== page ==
I decided to do a Diploma of Education so when we eventually worked in the NT I could teach. I graduated but never taught because we had a son, L. Less than a year after L’ birth I was pregnant again. We decided to travel north with L on a research trip slash holiday. We wanted to see if J thought he could live and work in Arnhem Land: it turned out he could. He started to put a job application together, with the thought that we’d aim to move up there once Baby Two was born. But three months before the baby-who-turned-out-to-be-R was born, J’ mother suddenly passed away. It came from nowhere: she was perfectly healthy. She was only sixty-one years old. The family was thrown into grief and there was no way we were going to leave while things felt so unstable.
Fast forward two years and J finally applied to teach in Arnhem Land. He was told there were no jobs in our chosen community, but his records were kept on file. Six months later, when we had all but forgotten it as an option, he received a call: it was a job offer to teach highschool in the exact community we’d hoped to move to. We got three weeks to pack up life as we knew it and relocate.
I have read and loved so many of those travel books: woman turns (insert age) and decides to make a radical move to (insert country). You know the type: think Eat, Love, Pray, Almost French, La Dolce Vita. But this is not one of those. For one, I have a family: two kids and a husband, who are very much part of the adventure. This isn’t a fantasy, it’s a fam-tasy in which we have more time for living and for each other. For two, we’re not running from anything. There is no crumbling marriage, professional meltdown or personal crisis. We are very much in love with each other and our kids. My husband has a permanent teaching job. Financially, we are okay. We own (part of) our own house: in fact having only just bought it five months ago we’re feeling incredibly settled. For the first time in years I’ve been creatively inspired and have given myself permission – financially, logistically and professionally – to write and develop my own ideas. Having the kids in three days a week at a great local childcare centre has definitely helped. But now, despite all this, we’re flying out in eight days – yes, eight days – for a life that is largely unknown – with no childcare, no set work for me and our extended family thousands of kilometres away. We will probably live in an old brick three bedroom Department of Education house which recently had a fire caused by the airconditioning unit. We will buy a diesel 4WD so petrol sniffers won’t syphon our fuel. We will arrive with only 80kg of luggage which needs to contain everything from our bedding and clothes to kids toys, cutlery and kitchen saucepans.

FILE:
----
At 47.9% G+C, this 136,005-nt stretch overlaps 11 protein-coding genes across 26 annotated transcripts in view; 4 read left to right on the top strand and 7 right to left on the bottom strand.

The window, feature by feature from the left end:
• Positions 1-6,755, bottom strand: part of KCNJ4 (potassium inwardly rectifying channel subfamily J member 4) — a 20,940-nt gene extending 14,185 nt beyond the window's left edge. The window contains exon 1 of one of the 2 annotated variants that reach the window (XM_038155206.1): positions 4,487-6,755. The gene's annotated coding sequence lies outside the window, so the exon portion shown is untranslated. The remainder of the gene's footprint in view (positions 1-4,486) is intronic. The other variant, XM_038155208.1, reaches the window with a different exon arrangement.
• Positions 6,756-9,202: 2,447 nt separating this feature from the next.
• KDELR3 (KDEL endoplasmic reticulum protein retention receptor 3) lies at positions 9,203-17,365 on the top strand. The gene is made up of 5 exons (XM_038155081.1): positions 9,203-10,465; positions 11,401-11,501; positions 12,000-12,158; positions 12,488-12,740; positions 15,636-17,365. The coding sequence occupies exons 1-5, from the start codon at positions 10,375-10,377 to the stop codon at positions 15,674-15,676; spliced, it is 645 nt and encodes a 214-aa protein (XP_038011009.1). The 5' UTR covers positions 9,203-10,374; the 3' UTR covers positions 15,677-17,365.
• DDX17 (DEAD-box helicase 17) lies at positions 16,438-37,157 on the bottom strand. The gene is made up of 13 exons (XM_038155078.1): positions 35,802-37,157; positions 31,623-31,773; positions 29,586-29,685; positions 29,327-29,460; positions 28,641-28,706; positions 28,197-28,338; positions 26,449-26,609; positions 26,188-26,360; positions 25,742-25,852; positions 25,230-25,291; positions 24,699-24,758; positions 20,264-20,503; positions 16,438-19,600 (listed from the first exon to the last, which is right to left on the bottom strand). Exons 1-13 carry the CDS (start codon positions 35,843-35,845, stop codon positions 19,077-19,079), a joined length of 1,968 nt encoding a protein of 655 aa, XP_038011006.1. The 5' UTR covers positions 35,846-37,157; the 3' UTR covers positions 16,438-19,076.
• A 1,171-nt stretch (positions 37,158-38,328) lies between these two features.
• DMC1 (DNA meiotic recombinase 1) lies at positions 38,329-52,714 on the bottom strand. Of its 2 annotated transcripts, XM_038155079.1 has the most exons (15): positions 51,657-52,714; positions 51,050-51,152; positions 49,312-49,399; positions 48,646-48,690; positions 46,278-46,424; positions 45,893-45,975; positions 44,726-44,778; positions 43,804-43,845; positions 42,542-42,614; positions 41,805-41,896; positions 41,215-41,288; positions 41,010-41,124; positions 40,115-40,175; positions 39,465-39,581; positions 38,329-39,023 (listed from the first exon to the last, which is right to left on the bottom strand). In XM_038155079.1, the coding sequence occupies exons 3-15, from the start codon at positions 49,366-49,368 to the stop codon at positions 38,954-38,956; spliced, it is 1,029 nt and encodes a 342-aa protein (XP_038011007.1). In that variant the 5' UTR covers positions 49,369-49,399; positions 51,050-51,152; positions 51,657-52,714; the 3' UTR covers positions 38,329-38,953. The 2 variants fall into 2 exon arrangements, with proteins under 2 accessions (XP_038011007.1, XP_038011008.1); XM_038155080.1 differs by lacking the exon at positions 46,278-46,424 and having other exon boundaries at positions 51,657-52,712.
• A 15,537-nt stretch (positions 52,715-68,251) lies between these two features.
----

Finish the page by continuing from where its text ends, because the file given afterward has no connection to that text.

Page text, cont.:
And so I lie awake in my comfortable queen-sized bed in suburban Sydney, adrenaline pumping through me, tossing and turning, wondering….why are we doing this? I know why. I just need to keep reminding myself.